Was the Dandenong corridor's fate sealed with the new residential zone rollout?


The mainstream media have been very quick to highlight community angst at the lack of consultation on the preferred design response to the level crossing removals in the Dandenong corridor. Indeed it is best highlighted with this report that public servants were doorknocking just prior to the public announcement over the weekend.

The two newspapers and Channel 7 have both given a lot of column space and air time to the community pushback with the President of the No Sky Rail Group centred around Murrumbeena and Carnegie being quoted extensively.  The Herald Sun especially has provided a lot of exposure.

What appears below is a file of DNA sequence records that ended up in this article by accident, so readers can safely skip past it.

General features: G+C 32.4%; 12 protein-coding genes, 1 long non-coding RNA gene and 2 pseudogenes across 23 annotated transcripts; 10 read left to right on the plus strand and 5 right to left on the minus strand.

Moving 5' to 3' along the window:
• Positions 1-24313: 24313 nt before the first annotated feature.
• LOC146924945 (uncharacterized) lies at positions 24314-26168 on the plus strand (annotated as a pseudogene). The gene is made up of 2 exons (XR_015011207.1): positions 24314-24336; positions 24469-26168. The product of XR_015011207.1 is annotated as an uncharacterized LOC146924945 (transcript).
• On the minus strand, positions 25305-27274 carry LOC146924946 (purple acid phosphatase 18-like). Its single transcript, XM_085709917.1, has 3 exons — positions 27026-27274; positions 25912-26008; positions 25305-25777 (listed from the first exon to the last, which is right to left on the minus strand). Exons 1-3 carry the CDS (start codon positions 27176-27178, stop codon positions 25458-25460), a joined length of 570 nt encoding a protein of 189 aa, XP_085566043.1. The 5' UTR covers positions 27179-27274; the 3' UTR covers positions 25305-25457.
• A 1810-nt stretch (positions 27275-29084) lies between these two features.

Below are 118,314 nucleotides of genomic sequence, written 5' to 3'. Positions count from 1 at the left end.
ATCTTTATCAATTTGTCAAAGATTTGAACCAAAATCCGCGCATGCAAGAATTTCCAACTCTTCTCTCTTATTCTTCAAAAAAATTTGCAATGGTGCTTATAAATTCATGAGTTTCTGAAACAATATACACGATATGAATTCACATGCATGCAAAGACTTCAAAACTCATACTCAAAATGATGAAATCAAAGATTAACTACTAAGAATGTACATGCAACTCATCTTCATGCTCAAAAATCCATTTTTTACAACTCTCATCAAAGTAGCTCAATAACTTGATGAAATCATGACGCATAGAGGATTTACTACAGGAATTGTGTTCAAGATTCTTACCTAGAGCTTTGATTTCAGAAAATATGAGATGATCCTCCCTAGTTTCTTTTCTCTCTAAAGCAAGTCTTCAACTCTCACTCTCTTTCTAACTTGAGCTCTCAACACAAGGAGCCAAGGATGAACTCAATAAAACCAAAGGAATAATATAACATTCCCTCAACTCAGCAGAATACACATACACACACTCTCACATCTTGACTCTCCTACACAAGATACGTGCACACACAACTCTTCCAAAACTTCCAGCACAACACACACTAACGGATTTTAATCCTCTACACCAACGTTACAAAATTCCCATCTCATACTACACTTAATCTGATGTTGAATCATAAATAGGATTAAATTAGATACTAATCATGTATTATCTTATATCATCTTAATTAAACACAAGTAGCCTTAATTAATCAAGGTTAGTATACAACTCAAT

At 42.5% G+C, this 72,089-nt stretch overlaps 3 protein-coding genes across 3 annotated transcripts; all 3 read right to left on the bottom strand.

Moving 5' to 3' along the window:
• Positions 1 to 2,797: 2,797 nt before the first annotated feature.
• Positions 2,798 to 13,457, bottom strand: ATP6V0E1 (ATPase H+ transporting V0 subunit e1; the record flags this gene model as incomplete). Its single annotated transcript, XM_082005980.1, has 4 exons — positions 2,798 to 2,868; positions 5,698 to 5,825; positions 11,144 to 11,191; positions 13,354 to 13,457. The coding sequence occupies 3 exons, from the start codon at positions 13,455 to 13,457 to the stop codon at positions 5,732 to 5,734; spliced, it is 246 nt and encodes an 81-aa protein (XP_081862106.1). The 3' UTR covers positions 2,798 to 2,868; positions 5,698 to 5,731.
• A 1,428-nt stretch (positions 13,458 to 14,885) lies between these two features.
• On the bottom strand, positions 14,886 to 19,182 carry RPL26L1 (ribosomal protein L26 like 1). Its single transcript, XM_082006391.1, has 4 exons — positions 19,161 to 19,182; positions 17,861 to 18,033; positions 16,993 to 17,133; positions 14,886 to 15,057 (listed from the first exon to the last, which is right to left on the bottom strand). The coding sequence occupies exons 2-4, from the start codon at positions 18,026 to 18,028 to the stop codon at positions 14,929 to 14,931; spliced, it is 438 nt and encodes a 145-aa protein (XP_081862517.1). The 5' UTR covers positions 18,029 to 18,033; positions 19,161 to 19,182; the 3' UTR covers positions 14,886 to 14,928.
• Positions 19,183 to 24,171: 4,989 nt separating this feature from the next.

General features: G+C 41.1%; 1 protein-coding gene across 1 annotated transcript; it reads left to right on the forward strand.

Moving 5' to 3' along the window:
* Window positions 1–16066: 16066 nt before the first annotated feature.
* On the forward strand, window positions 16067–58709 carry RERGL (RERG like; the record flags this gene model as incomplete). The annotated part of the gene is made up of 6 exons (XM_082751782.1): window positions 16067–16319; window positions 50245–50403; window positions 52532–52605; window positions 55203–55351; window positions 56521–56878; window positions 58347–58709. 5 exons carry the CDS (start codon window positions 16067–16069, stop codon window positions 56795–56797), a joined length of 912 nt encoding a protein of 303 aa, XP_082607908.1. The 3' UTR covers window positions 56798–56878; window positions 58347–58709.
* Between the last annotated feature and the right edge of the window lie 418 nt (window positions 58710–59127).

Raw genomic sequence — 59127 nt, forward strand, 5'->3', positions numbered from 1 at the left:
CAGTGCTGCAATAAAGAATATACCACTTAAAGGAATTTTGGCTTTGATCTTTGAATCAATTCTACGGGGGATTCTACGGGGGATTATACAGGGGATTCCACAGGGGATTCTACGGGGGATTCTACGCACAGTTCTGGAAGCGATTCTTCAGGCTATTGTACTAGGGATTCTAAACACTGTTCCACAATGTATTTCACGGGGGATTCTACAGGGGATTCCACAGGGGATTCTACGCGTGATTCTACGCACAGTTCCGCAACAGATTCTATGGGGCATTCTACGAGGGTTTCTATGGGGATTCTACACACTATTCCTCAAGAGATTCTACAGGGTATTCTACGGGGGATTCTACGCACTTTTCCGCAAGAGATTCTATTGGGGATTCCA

“It’s a visual blight on my property and I don’t want it. Nobody asked for my say — I have had no choice, I have had no voice in this whole consultation process.”

“I fear my property will be overshadowed, and for the privacy of my young children playing in the backyard and in the pool, and I hold grave concerns for the impact on my property value.”

Karlee Browning, No Sky Rail Group spokesperson, Herald Sun

Ever present in all the media coverage, the shadow planning spokesperson and Leader of the Opposition have been swift in capitalising on the community angst claiming that certain design responses - rail under road / in a trench - were 'promised' by the current Government.  

Likewise the height of the proposed elevated rail guideways and now the height of the stations as depicted in the level crossing removal authority's graphics and animation are now being used.